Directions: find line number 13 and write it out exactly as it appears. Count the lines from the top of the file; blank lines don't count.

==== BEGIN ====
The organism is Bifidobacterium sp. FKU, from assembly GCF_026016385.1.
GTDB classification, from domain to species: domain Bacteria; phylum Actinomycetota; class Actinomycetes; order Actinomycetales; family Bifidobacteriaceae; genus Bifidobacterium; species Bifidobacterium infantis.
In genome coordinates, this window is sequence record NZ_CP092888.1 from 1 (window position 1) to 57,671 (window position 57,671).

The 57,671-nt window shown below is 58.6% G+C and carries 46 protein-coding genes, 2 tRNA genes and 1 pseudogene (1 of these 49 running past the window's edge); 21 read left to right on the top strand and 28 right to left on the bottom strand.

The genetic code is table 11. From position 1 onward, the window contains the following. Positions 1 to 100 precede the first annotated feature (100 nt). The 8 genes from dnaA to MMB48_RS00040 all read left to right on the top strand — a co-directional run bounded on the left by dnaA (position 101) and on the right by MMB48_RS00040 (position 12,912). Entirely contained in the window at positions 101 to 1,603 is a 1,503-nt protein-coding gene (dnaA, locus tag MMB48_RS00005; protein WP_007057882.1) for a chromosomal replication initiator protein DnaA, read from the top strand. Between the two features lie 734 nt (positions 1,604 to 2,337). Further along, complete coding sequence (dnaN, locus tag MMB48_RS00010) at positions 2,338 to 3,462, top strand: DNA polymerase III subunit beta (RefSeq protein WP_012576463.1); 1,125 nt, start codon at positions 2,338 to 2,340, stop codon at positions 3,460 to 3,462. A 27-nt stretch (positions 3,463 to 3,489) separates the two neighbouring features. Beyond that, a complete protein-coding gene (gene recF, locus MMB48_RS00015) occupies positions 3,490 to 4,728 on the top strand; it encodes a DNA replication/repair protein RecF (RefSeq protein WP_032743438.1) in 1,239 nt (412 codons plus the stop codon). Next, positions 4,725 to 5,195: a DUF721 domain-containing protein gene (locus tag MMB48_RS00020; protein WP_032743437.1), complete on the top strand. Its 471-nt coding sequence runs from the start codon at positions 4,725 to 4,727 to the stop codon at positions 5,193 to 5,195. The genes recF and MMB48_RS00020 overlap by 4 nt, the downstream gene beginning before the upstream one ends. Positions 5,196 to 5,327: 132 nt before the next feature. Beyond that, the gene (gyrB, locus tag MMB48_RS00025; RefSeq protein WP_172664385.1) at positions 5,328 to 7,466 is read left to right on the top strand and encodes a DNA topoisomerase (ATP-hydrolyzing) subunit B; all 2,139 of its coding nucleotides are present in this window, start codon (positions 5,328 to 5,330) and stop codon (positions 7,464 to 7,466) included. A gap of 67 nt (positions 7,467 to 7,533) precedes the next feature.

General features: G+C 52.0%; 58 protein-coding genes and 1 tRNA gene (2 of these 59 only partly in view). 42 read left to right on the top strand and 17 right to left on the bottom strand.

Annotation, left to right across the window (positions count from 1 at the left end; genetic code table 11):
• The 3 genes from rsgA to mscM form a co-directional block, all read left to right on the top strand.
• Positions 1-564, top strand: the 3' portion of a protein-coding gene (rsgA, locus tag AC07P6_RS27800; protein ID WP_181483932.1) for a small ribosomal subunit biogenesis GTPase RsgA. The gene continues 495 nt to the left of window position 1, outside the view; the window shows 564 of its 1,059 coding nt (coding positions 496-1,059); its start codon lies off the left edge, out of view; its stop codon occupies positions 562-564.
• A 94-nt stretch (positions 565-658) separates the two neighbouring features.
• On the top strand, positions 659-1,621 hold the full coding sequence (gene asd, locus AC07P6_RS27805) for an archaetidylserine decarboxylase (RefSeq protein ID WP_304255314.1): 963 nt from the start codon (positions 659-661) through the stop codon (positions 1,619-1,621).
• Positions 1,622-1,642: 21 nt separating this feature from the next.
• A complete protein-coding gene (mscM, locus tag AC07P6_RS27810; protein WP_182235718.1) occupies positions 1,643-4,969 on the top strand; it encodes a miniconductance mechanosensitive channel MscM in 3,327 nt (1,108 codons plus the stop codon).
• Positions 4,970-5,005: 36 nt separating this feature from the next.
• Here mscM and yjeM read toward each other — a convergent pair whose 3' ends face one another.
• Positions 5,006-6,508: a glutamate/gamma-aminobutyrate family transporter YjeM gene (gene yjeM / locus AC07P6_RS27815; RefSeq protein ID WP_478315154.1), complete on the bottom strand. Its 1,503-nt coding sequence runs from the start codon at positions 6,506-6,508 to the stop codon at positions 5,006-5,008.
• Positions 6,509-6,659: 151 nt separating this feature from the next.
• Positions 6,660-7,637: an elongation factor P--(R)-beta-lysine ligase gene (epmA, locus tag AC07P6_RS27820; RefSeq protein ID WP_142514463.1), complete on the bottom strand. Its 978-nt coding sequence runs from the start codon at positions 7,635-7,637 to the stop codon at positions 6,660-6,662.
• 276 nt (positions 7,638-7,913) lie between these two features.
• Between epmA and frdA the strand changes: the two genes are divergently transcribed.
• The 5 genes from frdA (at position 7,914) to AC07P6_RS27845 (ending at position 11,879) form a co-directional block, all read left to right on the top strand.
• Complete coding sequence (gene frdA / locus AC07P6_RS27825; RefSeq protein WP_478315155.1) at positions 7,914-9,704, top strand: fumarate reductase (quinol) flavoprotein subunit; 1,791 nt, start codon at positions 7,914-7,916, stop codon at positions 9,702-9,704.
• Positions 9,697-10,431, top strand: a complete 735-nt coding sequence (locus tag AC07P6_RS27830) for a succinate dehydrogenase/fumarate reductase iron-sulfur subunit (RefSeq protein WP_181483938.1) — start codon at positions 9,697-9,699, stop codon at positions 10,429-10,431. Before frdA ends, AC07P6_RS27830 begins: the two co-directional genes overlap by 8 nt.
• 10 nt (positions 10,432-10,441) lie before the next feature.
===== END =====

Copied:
• A complete protein-coding gene (mscM, locus tag AC07P6_RS27810; protein WP_182235718.1) occupies positions 1,643-4,969 on the top strand; it encodes a miniconductance mechanosensitive channel MscM in 3,327 nt (1,108 codons plus the stop codon).